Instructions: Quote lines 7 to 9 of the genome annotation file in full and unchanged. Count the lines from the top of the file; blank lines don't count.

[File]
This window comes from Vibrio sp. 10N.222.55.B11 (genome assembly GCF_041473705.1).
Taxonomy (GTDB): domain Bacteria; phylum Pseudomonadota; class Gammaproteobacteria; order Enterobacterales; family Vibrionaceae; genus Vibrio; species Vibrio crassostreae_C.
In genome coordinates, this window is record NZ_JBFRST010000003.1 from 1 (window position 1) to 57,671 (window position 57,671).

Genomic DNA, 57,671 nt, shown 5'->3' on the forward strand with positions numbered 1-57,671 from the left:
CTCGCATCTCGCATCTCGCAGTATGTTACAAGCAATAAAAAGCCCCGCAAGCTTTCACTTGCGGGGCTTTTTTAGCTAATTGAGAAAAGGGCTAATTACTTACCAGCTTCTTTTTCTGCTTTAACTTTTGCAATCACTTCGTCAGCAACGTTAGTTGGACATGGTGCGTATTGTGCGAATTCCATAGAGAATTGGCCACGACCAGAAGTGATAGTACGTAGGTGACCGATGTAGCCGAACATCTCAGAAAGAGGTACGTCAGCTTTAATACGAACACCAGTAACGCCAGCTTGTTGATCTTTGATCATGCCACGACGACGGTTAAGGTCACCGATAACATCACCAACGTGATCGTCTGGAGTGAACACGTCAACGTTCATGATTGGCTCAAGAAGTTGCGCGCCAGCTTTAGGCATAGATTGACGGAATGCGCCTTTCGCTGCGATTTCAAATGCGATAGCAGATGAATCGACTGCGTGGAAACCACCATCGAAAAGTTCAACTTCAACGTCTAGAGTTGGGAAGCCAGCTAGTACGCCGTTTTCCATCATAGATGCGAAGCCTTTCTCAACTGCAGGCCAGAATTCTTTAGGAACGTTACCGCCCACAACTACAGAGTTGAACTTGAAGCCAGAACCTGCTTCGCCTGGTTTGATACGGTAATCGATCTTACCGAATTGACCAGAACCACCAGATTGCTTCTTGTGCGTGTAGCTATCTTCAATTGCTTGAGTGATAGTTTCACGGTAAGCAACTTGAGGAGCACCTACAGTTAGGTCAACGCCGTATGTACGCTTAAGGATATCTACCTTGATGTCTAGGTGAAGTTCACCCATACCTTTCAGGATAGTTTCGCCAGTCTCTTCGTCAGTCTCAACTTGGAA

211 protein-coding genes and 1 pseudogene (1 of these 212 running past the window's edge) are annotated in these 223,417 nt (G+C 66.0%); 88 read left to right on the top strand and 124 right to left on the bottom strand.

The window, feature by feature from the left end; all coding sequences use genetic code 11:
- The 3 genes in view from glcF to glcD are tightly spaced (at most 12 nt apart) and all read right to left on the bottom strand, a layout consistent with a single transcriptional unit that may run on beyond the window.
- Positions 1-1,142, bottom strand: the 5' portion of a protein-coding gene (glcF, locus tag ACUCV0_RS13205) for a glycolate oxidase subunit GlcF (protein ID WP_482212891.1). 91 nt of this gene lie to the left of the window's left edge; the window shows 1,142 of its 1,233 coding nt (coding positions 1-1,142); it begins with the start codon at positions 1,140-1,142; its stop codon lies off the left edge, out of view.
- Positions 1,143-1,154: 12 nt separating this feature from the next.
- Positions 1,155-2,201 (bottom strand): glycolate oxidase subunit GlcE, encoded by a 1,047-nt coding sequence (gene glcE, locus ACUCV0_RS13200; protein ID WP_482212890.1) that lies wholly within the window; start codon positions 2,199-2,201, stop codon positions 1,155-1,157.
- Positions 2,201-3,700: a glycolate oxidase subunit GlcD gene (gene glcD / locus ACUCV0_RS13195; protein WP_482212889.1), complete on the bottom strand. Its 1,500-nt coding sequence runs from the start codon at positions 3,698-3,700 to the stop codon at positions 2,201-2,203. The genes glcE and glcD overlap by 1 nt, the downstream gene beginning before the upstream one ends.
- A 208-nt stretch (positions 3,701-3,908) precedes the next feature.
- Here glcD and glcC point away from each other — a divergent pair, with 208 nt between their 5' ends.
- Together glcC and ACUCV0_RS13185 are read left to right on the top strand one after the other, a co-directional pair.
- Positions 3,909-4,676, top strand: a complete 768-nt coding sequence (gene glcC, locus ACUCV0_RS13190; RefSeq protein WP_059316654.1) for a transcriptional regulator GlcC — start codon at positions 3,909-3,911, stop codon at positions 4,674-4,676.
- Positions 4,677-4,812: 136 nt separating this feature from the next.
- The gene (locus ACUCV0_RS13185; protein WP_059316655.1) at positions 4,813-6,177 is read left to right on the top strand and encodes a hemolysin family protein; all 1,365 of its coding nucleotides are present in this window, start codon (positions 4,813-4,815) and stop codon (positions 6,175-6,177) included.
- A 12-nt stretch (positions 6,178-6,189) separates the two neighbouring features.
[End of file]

The window, feature by feature from the left end; all coding sequences use genetic code 11:
- The 3 genes in view from glcF to glcD are tightly spaced (at most 12 nt apart) and all read right to left on the bottom strand, a layout consistent with a single transcriptional unit that may run on beyond the window.
- Positions 1-1,142, bottom strand: the 5' portion of a protein-coding gene (glcF, locus tag ACUCV0_RS13205) for a glycolate oxidase subunit GlcF (protein ID WP_482212891.1). 91 nt of this gene lie to the left of the window's left edge; the window shows 1,142 of its 1,233 coding nt (coding positions 1-1,142); it begins with the start codon at positions 1,140-1,142; its stop codon lies off the left edge, out of view.